Wednesday, January 2, 2008

Pretty Ugly (part 1)

Salton Sea lifer #1: Verdin.

The odd French expression jolie-laide translates literally into "pretty-ugly". It does not mean "sort of ugly" but simultaneously pretty and ugly: it's used to describe things that are alluring despite not being conventionally attractive—such as Edith Piaf and pugs.

I thought of this expression often over the past week, after spending three days stomping through piles of dessicated dead fish and waking up to the smell of cow manure—and loving almost every minute of it. Birding near the Salton Sea simultaneously sucks and rocks.

We arrived on the Thursday after Christmas, drove past the boarded-up remains of old motels, gas stations, and resorts; checked into a non-boarded-up hotel, and immediately set out to look for Glenn's grail bird, the Burrowing Owl—and within 15 minutes found one, peeking out of its burrow off the side of the road. We pulled over and spent about half an hour watching and photographing it before it retreated into its hole. Over the next few days, we would see several more: on our second day, we got lost—detailed maps of the area appear to be nonexistent, something we overheard several other visitors complain about during our stay—and pulled to the side of the road to get our bearings. And right across the street were TWO Burrowing Owls, staring at us from on top of their burrow!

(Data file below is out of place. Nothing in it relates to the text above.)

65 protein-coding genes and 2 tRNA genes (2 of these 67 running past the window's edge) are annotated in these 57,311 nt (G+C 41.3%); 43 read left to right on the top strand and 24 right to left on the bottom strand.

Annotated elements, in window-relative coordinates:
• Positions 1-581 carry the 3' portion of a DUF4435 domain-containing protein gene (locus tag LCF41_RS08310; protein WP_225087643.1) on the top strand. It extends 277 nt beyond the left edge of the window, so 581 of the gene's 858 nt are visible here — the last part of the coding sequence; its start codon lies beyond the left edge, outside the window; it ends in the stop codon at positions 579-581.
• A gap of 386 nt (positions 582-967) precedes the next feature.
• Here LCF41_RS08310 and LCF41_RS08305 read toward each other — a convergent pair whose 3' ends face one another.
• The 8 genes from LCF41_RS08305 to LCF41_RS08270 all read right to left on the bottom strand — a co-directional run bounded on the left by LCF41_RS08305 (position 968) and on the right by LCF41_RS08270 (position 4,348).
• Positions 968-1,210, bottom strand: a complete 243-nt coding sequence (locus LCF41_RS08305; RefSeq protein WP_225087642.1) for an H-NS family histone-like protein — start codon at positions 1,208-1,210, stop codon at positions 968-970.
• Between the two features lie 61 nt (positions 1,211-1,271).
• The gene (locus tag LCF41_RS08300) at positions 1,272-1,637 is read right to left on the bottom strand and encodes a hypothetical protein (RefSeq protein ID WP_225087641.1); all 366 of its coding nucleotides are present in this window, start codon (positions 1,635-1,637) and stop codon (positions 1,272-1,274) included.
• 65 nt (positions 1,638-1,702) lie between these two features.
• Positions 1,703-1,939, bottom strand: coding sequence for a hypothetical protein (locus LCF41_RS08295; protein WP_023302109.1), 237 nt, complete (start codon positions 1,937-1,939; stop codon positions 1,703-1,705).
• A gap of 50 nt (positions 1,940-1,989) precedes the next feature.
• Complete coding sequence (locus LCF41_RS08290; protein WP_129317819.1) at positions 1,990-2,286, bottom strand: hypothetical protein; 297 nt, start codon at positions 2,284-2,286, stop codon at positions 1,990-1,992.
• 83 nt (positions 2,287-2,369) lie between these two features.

After leaving our first owl in its hole, we continued to the Sonny Bono Salton Sea National Wildlife Refuge , where I scored three lifers in a five-minute period: a Verdin, several Abert's Towhees, and a flock of Gambel's Quail, all a few feet from the visitor center. By now I was absolutely giddy: if this pace kept up, I would expand my life list by 36 birds an hour! And assuming 10 hours of birding a day (Glenn wanted to get both sunrise and sunset shots, so we planned to be out shooting/birding every day from 7 a.m. to 5 p.m), this would mean 360 new birds a day over the course of the next two full days of birding! Woohoo!!

Of course, it didn't end up this way—in the end, I got only five more lifers (Ross's Goose, Common Ground-Dove, Inca Dove, Eurasian Collared-Dove, and Sandhill Crane—all expected, common birds in the area). Still, being able to spend three days doing nothing but looking for and thinking about birds in a new place was reward enough.

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